So what does all this mean? Here are a few examples:
The very first piece I made that I see as indicative of my personal style is this sofa. By this I mean there is always novel engineering in the use of materials and form. In this case the sofa is cantilevered from the center of the rear. Also indicative of my personal style is that it challenges the viewers idea of what something can be. The bi-lateral symmetry of this design connects it to nature. It is segmented with a hierarchy of form of like a friendly arthropod. I made 3 of these sofas, two are out there somewhere. This one has been in my living rooms since 1974. It has held up nicely through kids and parties.
The inspiration for this chair came to me when I visited a Thonet Factory in N. Carolina. I saw them using large presses to mold plywood shapes in wide sheets and then cut them up into chair parts: legs, arms etc. It immediately occurred to me that this seemed counter productive. Why not mold the chair as a single piece? Then you would not need to machine joints, maintain dimensional tolerances, organize routing logistics or the time consuming and tedious process of assembly. Further, the end product would be far stronger since the unitary construction avoids joints and joint failure. There is also less waste because the material thickness can be thinner. Consider also that veneer construction uses far less wood because logs are unrolled and solid lumber boards is cut square from a round tree. This design envisions a new way of making something using less resources, stronger, and with a lyricism beyond the static nature of conventional furniture.
An important aspect of this design is the idea/challenge of using as little material as possible. Note the front leg has a cabriole shape to it. The contour of the legs are such that when the area between the legs is cut out it forms the seat. The cut out is flipped, contoured, upholstered and attached to the chair.
This was my first chair of notoriety so I named it the Danko chair. It is in many museum collections including the Smithsonian and MOMA and the PMA. My father and I built a plywood molding press to make it. That was a challenge we both enjoyed.
In 1985 I wanted to design a chair with as few parts as possible and it turned out to be the ultimate wood ergonomic chair— I called it the Waveform Chair because the name reflects the nature of matter and music. It may be the most comfortable wood chair ever made. It also stacks. A unique property of molded plywood is its natural flexibility that doesn't compromise structure. The seat is attached to the front cross rail and suspended by seat belts from the backrest. Since the seat is not attached at the back, the wave shape you see on the sides of the chair flexes and supports the user as they move. This alleviates static fatigue, thus making the chair ultra-comfortable. This feature also allows the seat to be flipped up for cleaning. Note also the arm is thin at the middle so it flexes with the movement of the user. Like the one piece chair above, the novel construction envisions a new way of making a chair that is strong, simpler, and uses less material. The design reflects its novel construction and allows a lyricism that would be difficult using conventional woodworking methods.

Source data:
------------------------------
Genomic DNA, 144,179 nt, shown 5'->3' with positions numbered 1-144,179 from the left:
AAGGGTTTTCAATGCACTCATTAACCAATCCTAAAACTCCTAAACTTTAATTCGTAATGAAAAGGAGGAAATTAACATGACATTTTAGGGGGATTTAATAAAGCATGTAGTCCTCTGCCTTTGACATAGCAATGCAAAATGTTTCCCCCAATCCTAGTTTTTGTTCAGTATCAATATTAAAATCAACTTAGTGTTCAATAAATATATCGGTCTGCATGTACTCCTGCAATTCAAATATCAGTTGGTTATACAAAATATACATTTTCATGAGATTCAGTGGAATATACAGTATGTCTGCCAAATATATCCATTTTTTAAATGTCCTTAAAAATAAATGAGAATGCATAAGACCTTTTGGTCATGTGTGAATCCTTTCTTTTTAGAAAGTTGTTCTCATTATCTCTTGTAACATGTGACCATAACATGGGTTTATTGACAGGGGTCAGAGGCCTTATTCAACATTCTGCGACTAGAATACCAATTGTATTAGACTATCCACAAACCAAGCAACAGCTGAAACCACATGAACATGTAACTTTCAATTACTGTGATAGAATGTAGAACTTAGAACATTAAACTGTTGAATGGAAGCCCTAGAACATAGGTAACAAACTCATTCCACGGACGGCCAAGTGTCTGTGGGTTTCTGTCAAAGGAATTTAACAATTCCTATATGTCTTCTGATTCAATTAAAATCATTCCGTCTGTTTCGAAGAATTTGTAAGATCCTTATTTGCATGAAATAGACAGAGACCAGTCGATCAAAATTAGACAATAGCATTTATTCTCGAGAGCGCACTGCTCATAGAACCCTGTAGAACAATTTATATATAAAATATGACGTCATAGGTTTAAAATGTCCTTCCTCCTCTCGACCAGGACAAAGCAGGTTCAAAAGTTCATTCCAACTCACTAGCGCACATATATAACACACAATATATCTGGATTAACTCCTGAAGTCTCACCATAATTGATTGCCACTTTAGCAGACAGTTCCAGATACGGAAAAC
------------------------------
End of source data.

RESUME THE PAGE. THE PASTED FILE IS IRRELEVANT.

Stress Test Grace and Lace Chairs
The ultimate challenge for every woodworker is to design a rocker. Adding to the challenge I wanted the design to be a statement about recycling and resource use. Rockers are inherently difficult to design because they have two centers of balance: One when it is occupied and one when it is not. It must be beautiful when no one is sitting in it, and comfortable when sitting. I wanted to use recycled seat belts for this design and used the Shaker tradition to guide me. Shaker designs are studies of simplicity and elegance. Their chairs were often belted and frugal in their use of resources. The use of belts for my rocker are minimal in weight and act to attractively balance this chair when it is not occupied. Seat belts are extremely strong and will last decades without bucketing out. Note how the front leg arc extends beyond the rocking arc. This functions to make the chair stable when entering and exiting, so old coots like me can easily use it. This chair is the size of a lounge chair yet weighs only 22 lbs. It is a true optimization of resources that embodies the intrinsic beauty mentioned earlier. All the more significant since a 300 lb. person can sit in it without a problem. How can this be? Because the construction is most interesting: The side frame, though bent, acts as a triangle, the most efficient and sturdy of structural elements. The belts themselves are structural, their tension make the seat/back assembly a tensegrity structure, actually holding it together. The seat belts are a post industrial material. Surprisingly many belt colors are available. The frame is made from prime grade FSC certified Maple veneer. The Atmos was designed in 1999 and was recently featured in a juried exhibit at the Delaware Museum of Art. It has since been acquired by the Philadelphia Museum of Art for their design collection.